In January 2010, the Australian Department of Broadband, Communications and the Digital Economy issued two important papers to address these issues:
- a 'Green Paper' identifying a 'digital dividend' in the 700 and 800 MHz radiofrequency bands that may arise from the closure of analogue television services (Green Paper); and
- a Discussion Paper reviewing the 2.5 GHz radiofrequency band and the long term arrangements for electronic news gathering (Discussion Paper).
This article outlines the conclusions from both papers.
700MHz and 800MHz bands
As with other nations, Australia will progressively migrate end users from analogue television to digital television. Analogue transmission will be progressively switched off in successive regions following expiry of analogue-digital 'simulcast' periods. Such 'switchover' will be completed by December 2013. Upon switchover, Australia will 'restack' the current spectrum designated for broadcasting services in order to achieve more efficient use of spectrum.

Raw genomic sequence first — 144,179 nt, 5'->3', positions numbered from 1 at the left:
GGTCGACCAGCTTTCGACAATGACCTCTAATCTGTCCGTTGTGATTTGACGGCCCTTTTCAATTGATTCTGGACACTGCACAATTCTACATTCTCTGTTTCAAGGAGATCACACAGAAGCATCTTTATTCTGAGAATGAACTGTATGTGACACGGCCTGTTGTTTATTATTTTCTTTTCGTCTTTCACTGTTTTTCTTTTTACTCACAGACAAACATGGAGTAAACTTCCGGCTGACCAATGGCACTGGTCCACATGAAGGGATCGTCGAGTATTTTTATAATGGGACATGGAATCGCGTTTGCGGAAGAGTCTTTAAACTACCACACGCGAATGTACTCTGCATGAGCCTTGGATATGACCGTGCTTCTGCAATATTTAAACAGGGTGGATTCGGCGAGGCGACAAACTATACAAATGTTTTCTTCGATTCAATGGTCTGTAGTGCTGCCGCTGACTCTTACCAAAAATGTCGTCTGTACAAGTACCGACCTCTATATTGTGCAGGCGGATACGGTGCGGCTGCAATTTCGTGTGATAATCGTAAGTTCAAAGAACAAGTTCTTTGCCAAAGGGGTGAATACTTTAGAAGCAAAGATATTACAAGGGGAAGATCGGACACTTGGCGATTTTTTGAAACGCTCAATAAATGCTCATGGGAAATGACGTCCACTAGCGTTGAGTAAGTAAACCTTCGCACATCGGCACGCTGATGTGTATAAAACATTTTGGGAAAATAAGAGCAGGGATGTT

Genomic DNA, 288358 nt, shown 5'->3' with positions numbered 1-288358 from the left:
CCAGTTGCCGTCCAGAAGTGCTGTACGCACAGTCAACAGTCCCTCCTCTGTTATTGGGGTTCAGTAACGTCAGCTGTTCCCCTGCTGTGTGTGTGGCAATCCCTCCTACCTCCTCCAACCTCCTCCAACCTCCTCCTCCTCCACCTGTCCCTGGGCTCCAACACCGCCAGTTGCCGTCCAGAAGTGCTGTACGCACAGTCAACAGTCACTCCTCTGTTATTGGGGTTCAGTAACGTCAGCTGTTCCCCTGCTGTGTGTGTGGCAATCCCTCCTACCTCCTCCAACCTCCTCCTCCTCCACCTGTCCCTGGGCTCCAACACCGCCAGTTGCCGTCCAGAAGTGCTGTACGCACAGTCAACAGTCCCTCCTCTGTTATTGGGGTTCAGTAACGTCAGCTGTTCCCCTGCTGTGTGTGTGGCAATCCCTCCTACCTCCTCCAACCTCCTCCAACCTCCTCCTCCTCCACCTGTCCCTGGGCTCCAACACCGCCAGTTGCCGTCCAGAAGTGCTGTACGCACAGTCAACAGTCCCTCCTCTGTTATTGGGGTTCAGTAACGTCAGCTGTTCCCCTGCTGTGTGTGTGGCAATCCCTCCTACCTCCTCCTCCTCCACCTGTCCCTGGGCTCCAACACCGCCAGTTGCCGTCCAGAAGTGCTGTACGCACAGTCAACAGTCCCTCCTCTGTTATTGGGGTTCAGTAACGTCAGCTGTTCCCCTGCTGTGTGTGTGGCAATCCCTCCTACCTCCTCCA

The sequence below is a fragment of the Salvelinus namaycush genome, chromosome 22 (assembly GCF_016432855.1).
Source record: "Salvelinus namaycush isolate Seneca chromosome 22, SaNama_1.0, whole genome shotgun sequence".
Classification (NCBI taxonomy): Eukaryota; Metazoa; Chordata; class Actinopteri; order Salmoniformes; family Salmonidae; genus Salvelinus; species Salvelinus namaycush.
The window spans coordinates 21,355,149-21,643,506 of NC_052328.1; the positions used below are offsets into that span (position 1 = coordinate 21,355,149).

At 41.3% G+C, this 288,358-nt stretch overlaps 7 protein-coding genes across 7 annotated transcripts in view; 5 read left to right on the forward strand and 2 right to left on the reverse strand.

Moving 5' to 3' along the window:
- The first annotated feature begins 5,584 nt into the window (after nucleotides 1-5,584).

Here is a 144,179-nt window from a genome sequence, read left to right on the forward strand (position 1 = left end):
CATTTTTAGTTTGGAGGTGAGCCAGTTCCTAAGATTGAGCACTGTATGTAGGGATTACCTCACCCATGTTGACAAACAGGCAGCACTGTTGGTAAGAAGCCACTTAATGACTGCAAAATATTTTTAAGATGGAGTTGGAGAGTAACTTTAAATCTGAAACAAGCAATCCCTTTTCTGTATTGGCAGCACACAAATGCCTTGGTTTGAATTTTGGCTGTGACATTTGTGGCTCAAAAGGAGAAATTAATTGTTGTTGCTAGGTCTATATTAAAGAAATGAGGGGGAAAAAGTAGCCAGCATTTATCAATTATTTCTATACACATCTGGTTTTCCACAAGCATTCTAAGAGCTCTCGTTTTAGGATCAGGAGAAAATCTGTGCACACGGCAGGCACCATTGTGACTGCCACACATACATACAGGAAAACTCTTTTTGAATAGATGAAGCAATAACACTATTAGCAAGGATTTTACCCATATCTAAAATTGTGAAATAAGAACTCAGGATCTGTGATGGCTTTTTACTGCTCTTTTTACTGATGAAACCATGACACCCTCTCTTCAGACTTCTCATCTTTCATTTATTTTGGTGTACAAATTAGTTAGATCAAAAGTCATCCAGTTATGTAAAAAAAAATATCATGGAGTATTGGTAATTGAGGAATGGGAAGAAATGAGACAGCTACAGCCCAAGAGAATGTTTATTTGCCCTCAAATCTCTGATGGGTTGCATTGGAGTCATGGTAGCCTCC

The resulting surplus UHF spectrum constitutes a 'digital dividend' which will be used for the delivery of new radiocommunications services. Australia has set a target 'digital dividend' of 126 MHz in the upper UHF band (694 – 820 MHz or UHF channels 52 to 69). Such spectrum has the ability to carry signals over long distances, penetrate buildings and carry large volumes of data. Accordingly, it is regarded as 'premium' spectrum by the market and likely to be in high demand.
The Green Paper analyses the types of services that the digital dividend spectrum could be used to deliver:
- As the spectrum can carry signals over long distances it will be ideal for delivering cost effective mobile telecommunications to regional and remote Australia.
- Wireless broadband services may be used for coverage infill for those end users that cannot be directly connected to the Australian Government's proposed new fibre-to-the-home 'National Broadband Network'.
- The spectrum can be used for mobile television and multimedia, via unicasting, multicasting or broadcasting. It can also be used to improve the quality and scope of existing broadcast services. For instance, by providing more services in high definition TV or extending the terrestrial coverage of existing digital TV services.